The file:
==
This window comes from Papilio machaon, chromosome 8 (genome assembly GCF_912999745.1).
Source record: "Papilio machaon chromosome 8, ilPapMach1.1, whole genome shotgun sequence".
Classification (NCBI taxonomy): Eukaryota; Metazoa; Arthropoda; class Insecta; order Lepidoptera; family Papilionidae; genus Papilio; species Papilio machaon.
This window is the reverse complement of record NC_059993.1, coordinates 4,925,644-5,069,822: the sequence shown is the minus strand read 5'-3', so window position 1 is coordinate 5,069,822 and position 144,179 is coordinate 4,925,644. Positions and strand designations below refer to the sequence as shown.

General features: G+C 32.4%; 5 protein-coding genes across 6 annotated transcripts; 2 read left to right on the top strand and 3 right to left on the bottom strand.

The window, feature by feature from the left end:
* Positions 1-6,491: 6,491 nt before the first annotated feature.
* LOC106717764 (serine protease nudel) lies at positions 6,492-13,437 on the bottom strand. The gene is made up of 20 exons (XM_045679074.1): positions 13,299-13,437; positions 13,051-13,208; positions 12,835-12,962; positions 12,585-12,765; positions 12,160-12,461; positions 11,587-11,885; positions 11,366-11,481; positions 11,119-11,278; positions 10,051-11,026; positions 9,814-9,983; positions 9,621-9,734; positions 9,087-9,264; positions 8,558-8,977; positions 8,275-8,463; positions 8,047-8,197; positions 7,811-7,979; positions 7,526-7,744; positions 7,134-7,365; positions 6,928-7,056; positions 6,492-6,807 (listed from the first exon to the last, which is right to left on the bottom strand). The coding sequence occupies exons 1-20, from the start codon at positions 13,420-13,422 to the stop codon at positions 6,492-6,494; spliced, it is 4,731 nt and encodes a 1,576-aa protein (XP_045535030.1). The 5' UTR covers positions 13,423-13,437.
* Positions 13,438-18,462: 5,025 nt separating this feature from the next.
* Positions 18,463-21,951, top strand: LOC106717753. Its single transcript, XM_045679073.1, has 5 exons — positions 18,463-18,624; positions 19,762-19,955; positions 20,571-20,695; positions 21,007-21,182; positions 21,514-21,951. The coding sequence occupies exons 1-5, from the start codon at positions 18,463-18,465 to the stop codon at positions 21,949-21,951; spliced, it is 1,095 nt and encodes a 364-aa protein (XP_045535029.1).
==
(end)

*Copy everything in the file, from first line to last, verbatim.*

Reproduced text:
This window comes from Papilio machaon, chromosome 8 (genome assembly GCF_912999745.1).
Source record: "Papilio machaon chromosome 8, ilPapMach1.1, whole genome shotgun sequence".
Classification (NCBI taxonomy): Eukaryota; Metazoa; Arthropoda; class Insecta; order Lepidoptera; family Papilionidae; genus Papilio; species Papilio machaon.
This window is the reverse complement of record NC_059993.1, coordinates 4,925,644-5,069,822: the sequence shown is the minus strand read 5'-3', so window position 1 is coordinate 5,069,822 and position 144,179 is coordinate 4,925,644. Positions and strand designations below refer to the sequence as shown.

General features: G+C 32.4%; 5 protein-coding genes across 6 annotated transcripts; 2 read left to right on the top strand and 3 right to left on the bottom strand.

The window, feature by feature from the left end:
* Positions 1-6,491: 6,491 nt before the first annotated feature.
* LOC106717764 (serine protease nudel) lies at positions 6,492-13,437 on the bottom strand. The gene is made up of 20 exons (XM_045679074.1): positions 13,299-13,437; positions 13,051-13,208; positions 12,835-12,962; positions 12,585-12,765; positions 12,160-12,461; positions 11,587-11,885; positions 11,366-11,481; positions 11,119-11,278; positions 10,051-11,026; positions 9,814-9,983; positions 9,621-9,734; positions 9,087-9,264; positions 8,558-8,977; positions 8,275-8,463; positions 8,047-8,197; positions 7,811-7,979; positions 7,526-7,744; positions 7,134-7,365; positions 6,928-7,056; positions 6,492-6,807 (listed from the first exon to the last, which is right to left on the bottom strand). The coding sequence occupies exons 1-20, from the start codon at positions 13,420-13,422 to the stop codon at positions 6,492-6,494; spliced, it is 4,731 nt and encodes a 1,576-aa protein (XP_045535030.1). The 5' UTR covers positions 13,423-13,437.
* Positions 13,438-18,462: 5,025 nt separating this feature from the next.
* Positions 18,463-21,951, top strand: LOC106717753. Its single transcript, XM_045679073.1, has 5 exons — positions 18,463-18,624; positions 19,762-19,955; positions 20,571-20,695; positions 21,007-21,182; positions 21,514-21,951. The coding sequence occupies exons 1-5, from the start codon at positions 18,463-18,465 to the stop codon at positions 21,949-21,951; spliced, it is 1,095 nt and encodes a 364-aa protein (XP_045535029.1).